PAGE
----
When I got that buzzcut, I was in the 8th grade, if I remember correctly. I liked it when I walked back the the lobby, but the look on my mom’s face was unbelievable. It’s actually incredibly entertaining to look back on, because she was so shocked and I had this just like “yeah, whatever” demeanor about it all. She knew I didn’t like it before I knew.
I always take a shower after I get a haircut, still pretty much to this day, to get all the little pieces off of me. And when I was just putting my foot in the shower, I looked back to the mirror. Something about being naked and vulnerable with my nearly shaved head, I couldn’t take it.
I got over it in like two weeks, but it was still the first time vanity had really taken a toll on me. The teenage angst was setting in, and it was there to stay for a while.
But!! It’s got a positive end. I still feel I’m slightly reliant on vanity for my self-esteem, but overall I’ve come a long way. When I was going through those phases, my parents and family members always told me that I would grow out of it. And young me didn’t doubt them, but it’s nearly impossible to look into the future when you’re self-conscious in the present is so fragile. So I just kept my head down.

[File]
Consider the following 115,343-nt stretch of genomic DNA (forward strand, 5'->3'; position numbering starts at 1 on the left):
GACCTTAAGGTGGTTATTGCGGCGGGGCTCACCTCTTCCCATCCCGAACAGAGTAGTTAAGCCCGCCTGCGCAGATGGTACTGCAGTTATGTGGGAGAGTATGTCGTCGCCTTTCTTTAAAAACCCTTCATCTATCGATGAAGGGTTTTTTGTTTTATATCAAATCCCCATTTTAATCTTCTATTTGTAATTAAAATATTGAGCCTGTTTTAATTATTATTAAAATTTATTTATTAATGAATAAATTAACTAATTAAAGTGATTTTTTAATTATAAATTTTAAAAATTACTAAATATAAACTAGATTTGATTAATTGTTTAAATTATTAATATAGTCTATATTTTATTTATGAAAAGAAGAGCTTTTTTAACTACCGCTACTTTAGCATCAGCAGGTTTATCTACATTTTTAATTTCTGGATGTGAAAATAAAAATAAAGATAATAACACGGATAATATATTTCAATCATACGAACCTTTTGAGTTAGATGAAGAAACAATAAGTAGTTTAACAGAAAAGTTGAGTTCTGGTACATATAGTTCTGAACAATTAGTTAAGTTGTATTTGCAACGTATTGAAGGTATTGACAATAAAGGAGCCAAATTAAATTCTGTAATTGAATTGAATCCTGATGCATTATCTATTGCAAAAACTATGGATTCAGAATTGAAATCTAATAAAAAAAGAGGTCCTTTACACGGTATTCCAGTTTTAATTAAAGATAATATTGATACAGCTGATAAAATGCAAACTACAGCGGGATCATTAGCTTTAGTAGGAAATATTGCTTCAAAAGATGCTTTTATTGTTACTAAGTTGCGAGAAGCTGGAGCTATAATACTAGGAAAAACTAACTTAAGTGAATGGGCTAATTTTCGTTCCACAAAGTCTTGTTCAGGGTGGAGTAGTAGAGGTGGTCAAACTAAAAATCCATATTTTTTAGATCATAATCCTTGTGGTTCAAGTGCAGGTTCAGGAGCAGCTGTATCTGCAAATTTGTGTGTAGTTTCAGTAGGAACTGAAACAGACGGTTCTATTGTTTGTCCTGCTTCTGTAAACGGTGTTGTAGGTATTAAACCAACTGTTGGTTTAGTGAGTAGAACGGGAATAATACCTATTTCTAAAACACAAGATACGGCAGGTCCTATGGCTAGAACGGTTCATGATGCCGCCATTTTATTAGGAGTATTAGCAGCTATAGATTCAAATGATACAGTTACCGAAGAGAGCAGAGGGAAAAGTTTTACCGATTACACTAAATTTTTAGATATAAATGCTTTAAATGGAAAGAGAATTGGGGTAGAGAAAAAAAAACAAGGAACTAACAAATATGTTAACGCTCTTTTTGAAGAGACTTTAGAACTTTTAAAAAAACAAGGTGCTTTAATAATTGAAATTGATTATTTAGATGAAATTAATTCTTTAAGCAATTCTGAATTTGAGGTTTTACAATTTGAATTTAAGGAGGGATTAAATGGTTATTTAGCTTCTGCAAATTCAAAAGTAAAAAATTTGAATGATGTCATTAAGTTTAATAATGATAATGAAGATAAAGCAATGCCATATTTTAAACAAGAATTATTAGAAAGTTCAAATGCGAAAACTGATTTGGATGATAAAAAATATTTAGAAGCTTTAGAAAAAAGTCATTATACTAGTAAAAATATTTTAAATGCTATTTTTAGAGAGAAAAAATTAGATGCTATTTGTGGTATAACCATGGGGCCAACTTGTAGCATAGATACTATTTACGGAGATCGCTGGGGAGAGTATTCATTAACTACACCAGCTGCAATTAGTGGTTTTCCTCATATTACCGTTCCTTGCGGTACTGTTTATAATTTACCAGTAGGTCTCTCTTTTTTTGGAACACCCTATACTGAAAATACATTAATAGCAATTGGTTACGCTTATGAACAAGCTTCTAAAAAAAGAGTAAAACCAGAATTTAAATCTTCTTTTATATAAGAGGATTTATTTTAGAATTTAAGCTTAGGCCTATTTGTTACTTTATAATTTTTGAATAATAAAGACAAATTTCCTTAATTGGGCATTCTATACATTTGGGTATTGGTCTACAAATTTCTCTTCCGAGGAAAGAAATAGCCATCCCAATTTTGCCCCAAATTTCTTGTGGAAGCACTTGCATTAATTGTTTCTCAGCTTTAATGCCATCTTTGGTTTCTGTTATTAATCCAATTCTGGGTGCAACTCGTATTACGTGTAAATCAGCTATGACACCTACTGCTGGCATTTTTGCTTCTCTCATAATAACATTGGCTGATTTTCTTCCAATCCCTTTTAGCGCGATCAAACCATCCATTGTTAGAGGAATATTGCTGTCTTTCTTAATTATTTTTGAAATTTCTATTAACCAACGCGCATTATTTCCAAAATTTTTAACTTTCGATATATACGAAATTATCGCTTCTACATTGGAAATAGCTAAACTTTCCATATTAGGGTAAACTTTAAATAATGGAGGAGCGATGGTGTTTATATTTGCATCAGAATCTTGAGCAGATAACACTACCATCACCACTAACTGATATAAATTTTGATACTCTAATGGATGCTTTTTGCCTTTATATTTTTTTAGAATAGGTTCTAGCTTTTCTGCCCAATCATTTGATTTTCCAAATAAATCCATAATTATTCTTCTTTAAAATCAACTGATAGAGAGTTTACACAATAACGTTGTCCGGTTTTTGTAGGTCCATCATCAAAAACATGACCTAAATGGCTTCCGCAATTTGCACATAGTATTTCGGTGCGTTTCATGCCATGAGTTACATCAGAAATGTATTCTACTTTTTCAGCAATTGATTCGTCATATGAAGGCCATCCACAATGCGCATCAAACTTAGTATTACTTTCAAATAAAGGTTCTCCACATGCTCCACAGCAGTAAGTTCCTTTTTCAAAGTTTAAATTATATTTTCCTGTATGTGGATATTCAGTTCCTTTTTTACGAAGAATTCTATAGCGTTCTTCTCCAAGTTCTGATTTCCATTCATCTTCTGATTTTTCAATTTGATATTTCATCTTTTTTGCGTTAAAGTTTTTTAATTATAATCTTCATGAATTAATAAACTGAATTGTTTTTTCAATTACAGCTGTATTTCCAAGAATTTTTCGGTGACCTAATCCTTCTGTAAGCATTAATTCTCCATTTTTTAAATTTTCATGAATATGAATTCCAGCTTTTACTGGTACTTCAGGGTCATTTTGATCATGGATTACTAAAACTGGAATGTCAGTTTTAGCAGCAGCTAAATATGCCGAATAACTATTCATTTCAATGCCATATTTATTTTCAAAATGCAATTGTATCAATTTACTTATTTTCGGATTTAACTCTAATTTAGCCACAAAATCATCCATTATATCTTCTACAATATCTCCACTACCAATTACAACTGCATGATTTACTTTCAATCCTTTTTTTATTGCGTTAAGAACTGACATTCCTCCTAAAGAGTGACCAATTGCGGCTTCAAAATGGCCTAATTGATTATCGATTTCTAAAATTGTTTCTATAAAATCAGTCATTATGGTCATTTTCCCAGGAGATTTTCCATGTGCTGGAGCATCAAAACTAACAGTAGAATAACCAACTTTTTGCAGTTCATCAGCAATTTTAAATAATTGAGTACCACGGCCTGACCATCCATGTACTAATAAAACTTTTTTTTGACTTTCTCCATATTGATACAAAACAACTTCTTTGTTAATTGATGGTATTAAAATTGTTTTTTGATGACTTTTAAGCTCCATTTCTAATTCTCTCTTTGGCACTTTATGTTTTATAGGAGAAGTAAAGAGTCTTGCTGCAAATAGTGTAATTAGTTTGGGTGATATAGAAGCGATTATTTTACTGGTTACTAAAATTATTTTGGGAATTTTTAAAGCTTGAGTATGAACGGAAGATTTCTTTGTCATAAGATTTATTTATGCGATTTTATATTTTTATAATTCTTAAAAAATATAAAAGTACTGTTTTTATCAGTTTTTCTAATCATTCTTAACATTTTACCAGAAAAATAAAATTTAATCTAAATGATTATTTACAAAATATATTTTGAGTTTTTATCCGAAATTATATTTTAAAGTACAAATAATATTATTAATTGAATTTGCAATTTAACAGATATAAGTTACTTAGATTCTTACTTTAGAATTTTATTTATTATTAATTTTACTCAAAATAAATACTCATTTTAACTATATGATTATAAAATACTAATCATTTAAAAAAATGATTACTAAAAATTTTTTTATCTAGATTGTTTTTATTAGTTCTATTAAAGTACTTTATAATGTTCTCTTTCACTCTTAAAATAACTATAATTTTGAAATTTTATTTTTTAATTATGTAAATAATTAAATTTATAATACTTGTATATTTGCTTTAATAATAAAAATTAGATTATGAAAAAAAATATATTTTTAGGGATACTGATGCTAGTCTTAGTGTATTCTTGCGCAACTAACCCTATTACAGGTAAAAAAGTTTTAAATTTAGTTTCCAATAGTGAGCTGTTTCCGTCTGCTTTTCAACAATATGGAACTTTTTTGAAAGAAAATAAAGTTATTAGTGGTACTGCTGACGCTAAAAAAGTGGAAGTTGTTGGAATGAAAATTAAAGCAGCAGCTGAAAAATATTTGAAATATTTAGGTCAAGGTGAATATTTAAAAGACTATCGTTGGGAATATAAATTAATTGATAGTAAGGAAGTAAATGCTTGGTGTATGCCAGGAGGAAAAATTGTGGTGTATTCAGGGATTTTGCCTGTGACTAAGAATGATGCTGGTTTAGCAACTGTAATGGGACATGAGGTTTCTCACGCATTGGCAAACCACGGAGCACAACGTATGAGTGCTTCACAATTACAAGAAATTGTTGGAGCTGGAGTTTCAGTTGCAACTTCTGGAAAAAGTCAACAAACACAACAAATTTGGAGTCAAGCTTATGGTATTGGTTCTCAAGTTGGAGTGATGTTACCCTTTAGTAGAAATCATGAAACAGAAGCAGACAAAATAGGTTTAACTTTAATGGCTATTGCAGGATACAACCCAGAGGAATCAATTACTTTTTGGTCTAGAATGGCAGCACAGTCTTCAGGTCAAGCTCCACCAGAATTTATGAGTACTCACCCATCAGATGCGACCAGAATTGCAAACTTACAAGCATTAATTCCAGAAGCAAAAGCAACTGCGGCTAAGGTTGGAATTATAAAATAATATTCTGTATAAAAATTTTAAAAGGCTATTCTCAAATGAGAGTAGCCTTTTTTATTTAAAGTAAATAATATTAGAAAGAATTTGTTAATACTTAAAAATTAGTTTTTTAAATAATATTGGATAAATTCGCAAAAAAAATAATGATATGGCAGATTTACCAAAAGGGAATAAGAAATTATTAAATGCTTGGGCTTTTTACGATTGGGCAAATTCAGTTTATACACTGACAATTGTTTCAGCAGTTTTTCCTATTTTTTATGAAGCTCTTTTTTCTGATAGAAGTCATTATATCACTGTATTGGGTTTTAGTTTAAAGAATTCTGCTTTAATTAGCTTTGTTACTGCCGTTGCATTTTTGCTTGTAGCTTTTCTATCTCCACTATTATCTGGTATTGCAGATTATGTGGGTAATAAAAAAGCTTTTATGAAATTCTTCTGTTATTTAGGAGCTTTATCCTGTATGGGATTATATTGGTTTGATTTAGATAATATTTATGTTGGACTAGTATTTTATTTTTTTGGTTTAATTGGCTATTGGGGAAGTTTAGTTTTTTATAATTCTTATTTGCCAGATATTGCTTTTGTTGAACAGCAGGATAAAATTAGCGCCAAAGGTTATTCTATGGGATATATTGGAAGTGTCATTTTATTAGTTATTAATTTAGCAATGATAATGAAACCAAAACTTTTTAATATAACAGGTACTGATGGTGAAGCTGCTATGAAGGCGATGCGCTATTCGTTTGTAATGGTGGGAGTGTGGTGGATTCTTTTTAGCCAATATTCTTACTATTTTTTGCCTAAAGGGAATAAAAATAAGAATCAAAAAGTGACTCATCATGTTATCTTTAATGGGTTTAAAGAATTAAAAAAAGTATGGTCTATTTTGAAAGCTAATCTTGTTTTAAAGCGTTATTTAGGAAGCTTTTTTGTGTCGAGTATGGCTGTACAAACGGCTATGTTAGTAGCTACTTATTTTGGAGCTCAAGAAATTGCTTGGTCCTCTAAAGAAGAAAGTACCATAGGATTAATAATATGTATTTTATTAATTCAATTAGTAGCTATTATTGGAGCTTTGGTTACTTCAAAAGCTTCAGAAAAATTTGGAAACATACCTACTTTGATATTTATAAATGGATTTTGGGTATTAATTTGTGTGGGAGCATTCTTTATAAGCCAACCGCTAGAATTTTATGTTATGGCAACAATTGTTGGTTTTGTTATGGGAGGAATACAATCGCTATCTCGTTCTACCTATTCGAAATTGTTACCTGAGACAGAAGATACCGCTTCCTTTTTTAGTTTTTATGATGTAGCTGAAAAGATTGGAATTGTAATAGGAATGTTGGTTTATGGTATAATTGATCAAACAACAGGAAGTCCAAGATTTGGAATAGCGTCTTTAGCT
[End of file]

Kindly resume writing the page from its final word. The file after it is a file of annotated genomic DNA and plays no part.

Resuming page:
If I’m honest, I think this poem would fit better into a collection. It kind of jumps from two large stages of growing up with little transition and minimal details. I feel the context of a piece inside of a collection is huge. Like way bigger than people give it credit for. Just in terms of emotional variance, imagine reading a poem about like… leaves falling, and then being thrown into a narrative poem bout World War II. There’s a lot of poetry just in how you structure the things you make, and I’m excited to read more into that in the future.
Anyways, please do be well and remember that vanity is nothing. [Steps off soapbox]